Pioneering flu researcher wins major Imperial scientific award
One of the UK's leading experts on the influenza virus is this year's winner of the Ernst Chain Prize, an annual award by Imperial College London that celebrates scientific excellence.
Sir John Skehel, Director of the Medical Research Council's National Institute for Medical Research is the second recipient of the award, which was launched in 2003. He will deliver his prize lecture at Imperial on 16 March.
Funded by the Kohn Foundation, the Prize honours a career scientist who has made an original and substantive contribution in any field of science that has furthered, or is likely to further, understanding or management of human disease.
Working for the past 30 years on the influenza virus, Sir John led the team that first deciphered the molecular detail of how the flu virus latches on to and infects a cell, and subsequently how the virus evolves to stay one step ahead of the immune system.
By visualising the key viral surface protein, haemagglutinin (HA), which is responsible for docking with the target cell, Sir John was able to show how the virus fuses with the cell membrane. He found that flu virus uses a pH-controlled system, which triggers a large structural change in HA to unveil a special fusion protein that latches onto the cell. Sir John also demonstrated that this fusion process is used by viruses such as HIV, a discovery which has helped to develop antiviral drugs that interfere with this mechanism.
Most recently, Sir John led a team of MRC scientists in mapping the structure of the strain of influenza responsible for the 1918 pandemic, which globally killed more than 20 million people. Researchers at outbreak surveillance centres around the world hope that knowledge of the structure will provide valuable clues in determining whether new variants of the virus have killer potential.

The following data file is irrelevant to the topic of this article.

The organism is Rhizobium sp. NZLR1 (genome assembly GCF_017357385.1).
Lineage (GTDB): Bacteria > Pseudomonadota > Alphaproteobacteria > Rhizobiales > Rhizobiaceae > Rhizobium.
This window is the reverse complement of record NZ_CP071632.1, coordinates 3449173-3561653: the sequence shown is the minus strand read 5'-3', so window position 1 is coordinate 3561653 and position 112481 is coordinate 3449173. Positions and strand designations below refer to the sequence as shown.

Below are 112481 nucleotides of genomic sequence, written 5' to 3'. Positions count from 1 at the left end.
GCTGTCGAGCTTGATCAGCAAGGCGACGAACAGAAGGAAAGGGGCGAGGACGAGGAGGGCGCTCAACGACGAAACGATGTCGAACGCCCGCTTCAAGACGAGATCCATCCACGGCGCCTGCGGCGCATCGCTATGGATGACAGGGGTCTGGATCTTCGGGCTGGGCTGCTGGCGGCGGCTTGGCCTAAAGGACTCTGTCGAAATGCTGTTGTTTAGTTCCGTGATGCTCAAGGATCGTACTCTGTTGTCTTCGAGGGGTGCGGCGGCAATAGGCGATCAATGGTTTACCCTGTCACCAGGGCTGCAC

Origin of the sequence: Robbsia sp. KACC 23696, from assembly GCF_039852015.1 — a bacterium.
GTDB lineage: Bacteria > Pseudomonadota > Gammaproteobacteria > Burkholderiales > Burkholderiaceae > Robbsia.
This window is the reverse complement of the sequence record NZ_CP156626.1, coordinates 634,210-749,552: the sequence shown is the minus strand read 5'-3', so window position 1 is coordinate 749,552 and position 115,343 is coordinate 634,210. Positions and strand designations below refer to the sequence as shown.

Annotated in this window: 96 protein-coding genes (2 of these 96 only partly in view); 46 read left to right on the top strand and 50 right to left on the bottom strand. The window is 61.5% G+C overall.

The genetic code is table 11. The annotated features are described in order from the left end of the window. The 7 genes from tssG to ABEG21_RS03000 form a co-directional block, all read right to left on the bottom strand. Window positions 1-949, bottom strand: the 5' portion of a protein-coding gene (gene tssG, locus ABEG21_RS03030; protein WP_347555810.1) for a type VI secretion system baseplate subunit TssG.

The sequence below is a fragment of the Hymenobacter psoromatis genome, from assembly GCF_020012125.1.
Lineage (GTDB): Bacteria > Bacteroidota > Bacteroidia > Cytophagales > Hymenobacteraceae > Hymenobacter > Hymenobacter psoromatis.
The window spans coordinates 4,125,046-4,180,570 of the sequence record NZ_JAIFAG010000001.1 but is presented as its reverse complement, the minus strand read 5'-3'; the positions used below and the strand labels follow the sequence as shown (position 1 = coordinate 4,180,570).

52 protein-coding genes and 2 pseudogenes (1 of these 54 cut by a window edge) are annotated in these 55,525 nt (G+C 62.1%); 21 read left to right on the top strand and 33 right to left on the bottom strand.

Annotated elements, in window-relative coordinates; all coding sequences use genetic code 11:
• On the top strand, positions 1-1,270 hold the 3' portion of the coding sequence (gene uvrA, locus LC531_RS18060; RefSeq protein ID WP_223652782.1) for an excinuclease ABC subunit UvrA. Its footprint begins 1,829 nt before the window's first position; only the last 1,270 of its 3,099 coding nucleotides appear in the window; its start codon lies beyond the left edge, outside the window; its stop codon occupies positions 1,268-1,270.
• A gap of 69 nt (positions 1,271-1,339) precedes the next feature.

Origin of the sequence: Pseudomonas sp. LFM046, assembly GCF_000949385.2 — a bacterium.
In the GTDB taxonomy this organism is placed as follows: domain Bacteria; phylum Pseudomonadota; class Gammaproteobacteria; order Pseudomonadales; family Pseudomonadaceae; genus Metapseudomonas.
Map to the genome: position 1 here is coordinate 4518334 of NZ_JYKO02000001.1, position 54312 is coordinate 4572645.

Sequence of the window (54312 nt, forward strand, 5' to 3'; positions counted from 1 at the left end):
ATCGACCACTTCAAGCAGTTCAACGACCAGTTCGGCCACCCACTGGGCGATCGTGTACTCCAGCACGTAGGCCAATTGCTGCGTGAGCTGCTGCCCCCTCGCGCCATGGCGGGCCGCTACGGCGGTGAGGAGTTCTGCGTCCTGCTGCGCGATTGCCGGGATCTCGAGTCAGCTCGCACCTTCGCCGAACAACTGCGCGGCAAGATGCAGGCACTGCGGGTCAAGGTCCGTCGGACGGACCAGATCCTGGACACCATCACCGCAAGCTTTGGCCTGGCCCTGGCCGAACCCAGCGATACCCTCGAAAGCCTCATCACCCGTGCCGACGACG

Imperial's Rector Sir Richard Sykes says:
"As global monitoring centres remain on high alert, watching to see if bird flu will again 'jump' to humans and evolve so it can be transmitted between people, the achievements of this year's Ernst Chain Prize winner are a timely reminder of how far we have come in combating this deadly disease. Sir John Skehel's dedicated and brilliant effort over the past three decades has not only unlocked some of the secrets of flu, but he has also pioneered many structural biology techniques to help fellow researchers decipher how cells function."
The winner of the Ernst Chain Prize is chosen by a panel of five and receives a personal award of UKP10,000 together with a commemorative medal.
Sir Ernst Chain was jointly awarded the 1945 Nobel Prize in Physiology or Medicine, with Sir Alexander Fleming and Sir Howard Florey, for the discovery of penicillin and its curative effect in various infectious diseases. He was Professor of Biochemistry at Imperial between 1961-1973 and became a Fellow of the College in 1978. He died in 1979.
Sir John Skehel says:
"Being awarded this prize is a great honour. I'm pleased to be associated in any way with the brilliant scientists who helped usher in the antibiotic era, so receiving this award set up in the name of Ernst Chain is a particular honour for me."
The prize-giving ceremony will take place on Tuesday 16 March 2004. An opening address will be given by Imperial's Rector Sir Richard Sykes followed by a lecture delivered by Sir John on the 'Mechanism of Influenza Virus Infection'. Dr Ralph Kohn of the Kohn Foundation will present the Prize.
The event will take place at 6.00pm at Imperial's South Kensington campus. Tickets are free but must be requested in advance by emailing: firstname.lastname@example.org.
Source: Eurekalert & othersLast reviewed: By John M. Grohol, Psy.D. on 21 Feb 2009
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